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British War Poetry in the Age of Romanticism 1793-1815, by Betty T. Bennet, Edited by Orianne Smith

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1796.4
Thomas and Kitty
"Scoto-Britannus"
The Courier (January 22, 1796)

Far on Batavia's sea-beat shore,
    On a bleak rock and bare,
The widow'd Kitty sat, and tore
    Her dark brown hair.
A little fondling at her breast
    She strove to soothe to peace,
As he her cold and bloodless nipple prest.
    Alas! when shall my sorrows cease?
When shall the storm be o'er?
    And in my clay-cold bed
    This weary, aching head be laid,
Where I shall grieve no more!

Now Kitty once, of fairest nymphs most fair,
    And Thomas gayest of his gay compeers,
Had pledg'd their faith a mutual fate to share,
    And hope had look'd for many happy years.
His little ALL he hazarded in trade;
    But, cruelly by Fortune cross'd,
    That little ALL in trade he lost,
By a false friend betray'd.
Now dunn'd with all the rigour of the law,
    Tom, as the clouds began to form,
The horrors of a jail foresaw:
    And oft would Kitty's tearful eye
    Extort a tender sigh,
And make him wish some shelter from the storm.

Poor shelter! with the vengeful blade,
To aid the slaughter Death had made,
He plow'd the wave with daring mind;[1]
Nor would his much-lov'd Kitty stay behind,
But to that foreign land would go,
Where he was doom'd to face the maddening foe.
Here, brought from Gallia's wide domain,
    War had his bloody eagle born:
Her Thomas fell among the slain,
    And Kitty she was left to mourn.

O'er his pale bloody corpse she hung,
Her heart with every sorrow wrung:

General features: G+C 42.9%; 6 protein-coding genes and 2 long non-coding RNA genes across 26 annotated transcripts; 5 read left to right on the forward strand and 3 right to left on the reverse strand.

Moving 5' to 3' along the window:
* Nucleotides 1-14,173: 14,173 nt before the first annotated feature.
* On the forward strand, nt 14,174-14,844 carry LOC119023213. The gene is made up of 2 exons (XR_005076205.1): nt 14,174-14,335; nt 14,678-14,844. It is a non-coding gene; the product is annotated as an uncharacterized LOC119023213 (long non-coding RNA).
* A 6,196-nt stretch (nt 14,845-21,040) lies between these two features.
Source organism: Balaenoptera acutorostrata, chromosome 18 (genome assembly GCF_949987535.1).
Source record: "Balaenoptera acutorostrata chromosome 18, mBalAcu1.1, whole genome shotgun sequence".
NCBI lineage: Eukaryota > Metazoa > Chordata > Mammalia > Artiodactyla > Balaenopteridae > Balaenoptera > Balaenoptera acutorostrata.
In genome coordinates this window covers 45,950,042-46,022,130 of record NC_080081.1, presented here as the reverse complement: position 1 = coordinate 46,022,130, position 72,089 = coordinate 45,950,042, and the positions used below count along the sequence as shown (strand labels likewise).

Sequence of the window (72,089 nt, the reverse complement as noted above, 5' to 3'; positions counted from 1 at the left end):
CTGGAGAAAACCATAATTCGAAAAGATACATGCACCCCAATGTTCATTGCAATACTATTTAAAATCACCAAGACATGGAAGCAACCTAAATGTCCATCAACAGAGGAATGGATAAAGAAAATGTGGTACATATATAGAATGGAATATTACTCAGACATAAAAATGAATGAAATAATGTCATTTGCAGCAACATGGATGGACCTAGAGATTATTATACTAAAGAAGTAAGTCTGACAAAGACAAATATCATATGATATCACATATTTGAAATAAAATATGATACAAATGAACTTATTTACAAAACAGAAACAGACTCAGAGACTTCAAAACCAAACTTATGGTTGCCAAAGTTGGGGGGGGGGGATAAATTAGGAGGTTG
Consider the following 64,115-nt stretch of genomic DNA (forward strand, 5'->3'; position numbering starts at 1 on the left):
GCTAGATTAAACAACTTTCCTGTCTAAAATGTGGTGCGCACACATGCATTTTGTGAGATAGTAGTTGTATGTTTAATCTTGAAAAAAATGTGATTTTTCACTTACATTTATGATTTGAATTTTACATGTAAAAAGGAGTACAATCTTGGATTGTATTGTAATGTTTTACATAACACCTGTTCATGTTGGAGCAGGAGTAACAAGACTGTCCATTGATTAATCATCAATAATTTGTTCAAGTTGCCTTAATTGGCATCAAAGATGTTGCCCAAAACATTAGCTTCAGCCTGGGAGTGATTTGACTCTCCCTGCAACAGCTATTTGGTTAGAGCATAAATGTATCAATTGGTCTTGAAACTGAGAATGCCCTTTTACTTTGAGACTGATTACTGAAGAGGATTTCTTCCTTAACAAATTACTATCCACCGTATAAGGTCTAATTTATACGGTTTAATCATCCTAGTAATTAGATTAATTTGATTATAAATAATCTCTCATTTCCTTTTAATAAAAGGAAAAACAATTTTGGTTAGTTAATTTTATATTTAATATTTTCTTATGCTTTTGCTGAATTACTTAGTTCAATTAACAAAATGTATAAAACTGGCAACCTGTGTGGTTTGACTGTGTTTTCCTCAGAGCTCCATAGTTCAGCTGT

And now she grasp'd his cold, cold hand,
    And now she kiss'd his cheek so pale:
    And oft the day she did bewail
That e'er she left her native land:
    Her mind foreboding many fears,
She cross'd the wasteful ocean wild;
    And now of every stay bereft,
    To the hard world's mercy left—
And then she hugg'd her infant child,
    And bursted into tears.

O Thomas! 'twas a dreary day
    Thou left thy native home,
    In foreign parts to roam;
And now on the cold clay,
    Beat by the winds so chill and drear,
        Thou lay'st thy manly head
        Among the nameless dead,
Unwept by any friendly tear,
    But those thy Kate has shed.

    Ah me! the bitter blast!
Cease, cease, my little babe, to cry,
The world is wide for thee and I:
    Soon shall the storm be past.
Thy little limbs I shall infold;
And shield thee from the cold,
    No wind, tho' e'er so chill and drear,
    Shall harm my little dear.

Ah! thou too hastenest to thy grave,
    I see, I see Death in thine eye:
Thy mammy's fondness cannot save,
    For ah! her breast is cold and dry.
    —But all shall soon be o'er,
    And I shall grieve no more.

Now, rage ye winds! 'tis but on me,
    Pour on, ye rains—Ye thunders, reel!
    My baby sleeps too sound to feel.
        Drench'd with the rain,
    I'll lay me by my Tom once more,
    Tho' louder still the tempests roar,
        And all the biting blasts sustain.

—Ah me! my shivering, fainting heart!
My Tom! my Tom! we shall not part.
    Far from our home, from friends afar,
        My Tom, my little babe, and I
    Shall rest in one cold bed—Ah! ruthless War!
        My heart!—O Heaven!—I faint, I die.

Carron, December 6, 1795.


Notes

1. Peter L. Courtier, author of Poems (London, 1795). He continued to publish volumes of poetry through 1813.

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September 2004

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